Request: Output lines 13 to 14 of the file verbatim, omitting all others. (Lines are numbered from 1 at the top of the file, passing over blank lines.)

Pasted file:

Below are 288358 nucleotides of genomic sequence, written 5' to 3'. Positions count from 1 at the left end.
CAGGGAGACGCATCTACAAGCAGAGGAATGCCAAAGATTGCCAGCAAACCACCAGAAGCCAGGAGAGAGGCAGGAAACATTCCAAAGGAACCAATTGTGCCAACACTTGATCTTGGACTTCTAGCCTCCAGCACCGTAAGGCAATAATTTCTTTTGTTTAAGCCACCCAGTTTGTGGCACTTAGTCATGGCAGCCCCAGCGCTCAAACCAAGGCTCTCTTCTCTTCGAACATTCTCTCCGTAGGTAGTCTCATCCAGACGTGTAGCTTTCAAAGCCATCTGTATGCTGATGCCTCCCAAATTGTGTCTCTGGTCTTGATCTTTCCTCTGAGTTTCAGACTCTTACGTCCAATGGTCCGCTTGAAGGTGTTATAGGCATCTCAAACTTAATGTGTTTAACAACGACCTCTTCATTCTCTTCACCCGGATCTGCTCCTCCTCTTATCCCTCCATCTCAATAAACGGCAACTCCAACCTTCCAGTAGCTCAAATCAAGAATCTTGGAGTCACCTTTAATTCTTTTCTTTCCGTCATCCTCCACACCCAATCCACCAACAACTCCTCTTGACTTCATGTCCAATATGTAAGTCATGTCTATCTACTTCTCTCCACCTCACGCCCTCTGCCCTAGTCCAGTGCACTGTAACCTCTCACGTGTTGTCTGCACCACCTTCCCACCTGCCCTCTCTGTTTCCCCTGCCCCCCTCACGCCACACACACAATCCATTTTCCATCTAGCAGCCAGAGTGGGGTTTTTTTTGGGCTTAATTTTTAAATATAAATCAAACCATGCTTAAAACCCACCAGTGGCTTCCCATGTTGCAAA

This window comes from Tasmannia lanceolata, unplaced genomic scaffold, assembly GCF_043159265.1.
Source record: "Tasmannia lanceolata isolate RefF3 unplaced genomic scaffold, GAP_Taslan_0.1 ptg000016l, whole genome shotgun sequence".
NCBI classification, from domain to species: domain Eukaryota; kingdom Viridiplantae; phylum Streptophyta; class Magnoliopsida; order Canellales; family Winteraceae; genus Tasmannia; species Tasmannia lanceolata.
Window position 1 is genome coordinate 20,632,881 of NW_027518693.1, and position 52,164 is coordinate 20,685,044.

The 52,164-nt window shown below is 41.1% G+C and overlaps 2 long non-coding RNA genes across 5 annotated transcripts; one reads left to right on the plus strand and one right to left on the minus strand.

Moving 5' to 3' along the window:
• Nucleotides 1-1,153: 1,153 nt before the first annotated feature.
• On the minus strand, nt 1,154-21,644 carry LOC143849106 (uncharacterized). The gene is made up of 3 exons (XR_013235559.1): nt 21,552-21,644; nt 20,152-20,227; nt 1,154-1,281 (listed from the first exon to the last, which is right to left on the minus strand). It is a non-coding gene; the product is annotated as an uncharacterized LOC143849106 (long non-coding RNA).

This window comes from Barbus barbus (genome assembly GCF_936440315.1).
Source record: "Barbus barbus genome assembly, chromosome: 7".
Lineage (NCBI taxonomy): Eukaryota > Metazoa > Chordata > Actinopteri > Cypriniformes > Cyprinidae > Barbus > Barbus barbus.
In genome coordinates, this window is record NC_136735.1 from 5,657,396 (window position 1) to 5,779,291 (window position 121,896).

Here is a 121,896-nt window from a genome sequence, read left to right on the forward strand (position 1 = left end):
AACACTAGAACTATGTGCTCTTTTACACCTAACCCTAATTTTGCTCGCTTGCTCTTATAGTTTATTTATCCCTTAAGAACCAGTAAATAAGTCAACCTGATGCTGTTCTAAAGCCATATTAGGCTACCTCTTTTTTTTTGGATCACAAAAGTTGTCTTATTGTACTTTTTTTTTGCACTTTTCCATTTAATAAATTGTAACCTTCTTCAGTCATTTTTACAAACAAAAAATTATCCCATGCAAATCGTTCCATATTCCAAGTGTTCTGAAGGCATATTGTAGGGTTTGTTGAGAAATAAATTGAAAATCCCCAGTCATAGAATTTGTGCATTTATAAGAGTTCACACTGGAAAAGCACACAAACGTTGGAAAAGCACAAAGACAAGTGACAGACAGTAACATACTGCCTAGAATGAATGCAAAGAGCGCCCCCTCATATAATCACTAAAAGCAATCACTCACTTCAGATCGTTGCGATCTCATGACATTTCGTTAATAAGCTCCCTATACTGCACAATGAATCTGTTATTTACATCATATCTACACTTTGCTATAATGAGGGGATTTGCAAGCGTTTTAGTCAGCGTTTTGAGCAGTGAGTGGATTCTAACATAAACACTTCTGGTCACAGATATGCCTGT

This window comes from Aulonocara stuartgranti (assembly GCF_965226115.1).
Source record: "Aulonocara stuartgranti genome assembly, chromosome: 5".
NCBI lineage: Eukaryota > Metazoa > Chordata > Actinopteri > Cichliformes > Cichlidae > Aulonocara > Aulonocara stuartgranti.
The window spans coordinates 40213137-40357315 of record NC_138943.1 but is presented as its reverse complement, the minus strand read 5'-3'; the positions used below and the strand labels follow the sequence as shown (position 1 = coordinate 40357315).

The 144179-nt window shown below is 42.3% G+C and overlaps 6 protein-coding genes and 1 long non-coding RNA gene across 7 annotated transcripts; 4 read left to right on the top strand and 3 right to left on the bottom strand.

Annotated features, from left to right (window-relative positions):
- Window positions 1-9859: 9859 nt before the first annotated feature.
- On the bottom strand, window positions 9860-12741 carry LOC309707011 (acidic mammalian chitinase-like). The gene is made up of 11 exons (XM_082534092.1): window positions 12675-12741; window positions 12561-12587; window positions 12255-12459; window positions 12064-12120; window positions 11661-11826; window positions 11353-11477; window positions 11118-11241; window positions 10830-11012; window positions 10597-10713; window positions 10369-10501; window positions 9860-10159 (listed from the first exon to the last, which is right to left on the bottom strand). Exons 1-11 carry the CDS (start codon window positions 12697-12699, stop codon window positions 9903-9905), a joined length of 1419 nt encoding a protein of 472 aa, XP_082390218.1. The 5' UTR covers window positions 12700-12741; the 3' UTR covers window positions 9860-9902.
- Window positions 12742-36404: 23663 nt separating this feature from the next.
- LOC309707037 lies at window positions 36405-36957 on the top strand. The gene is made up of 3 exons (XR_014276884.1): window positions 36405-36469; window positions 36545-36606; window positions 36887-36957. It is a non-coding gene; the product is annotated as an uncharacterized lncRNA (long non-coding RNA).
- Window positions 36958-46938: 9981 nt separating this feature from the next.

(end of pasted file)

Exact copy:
Lineage (NCBI taxonomy): Eukaryota > Metazoa > Chordata > Actinopteri > Cypriniformes > Cyprinidae > Barbus > Barbus barbus.
In genome coordinates, this window is record NC_136735.1 from 5,657,396 (window position 1) to 5,779,291 (window position 121,896).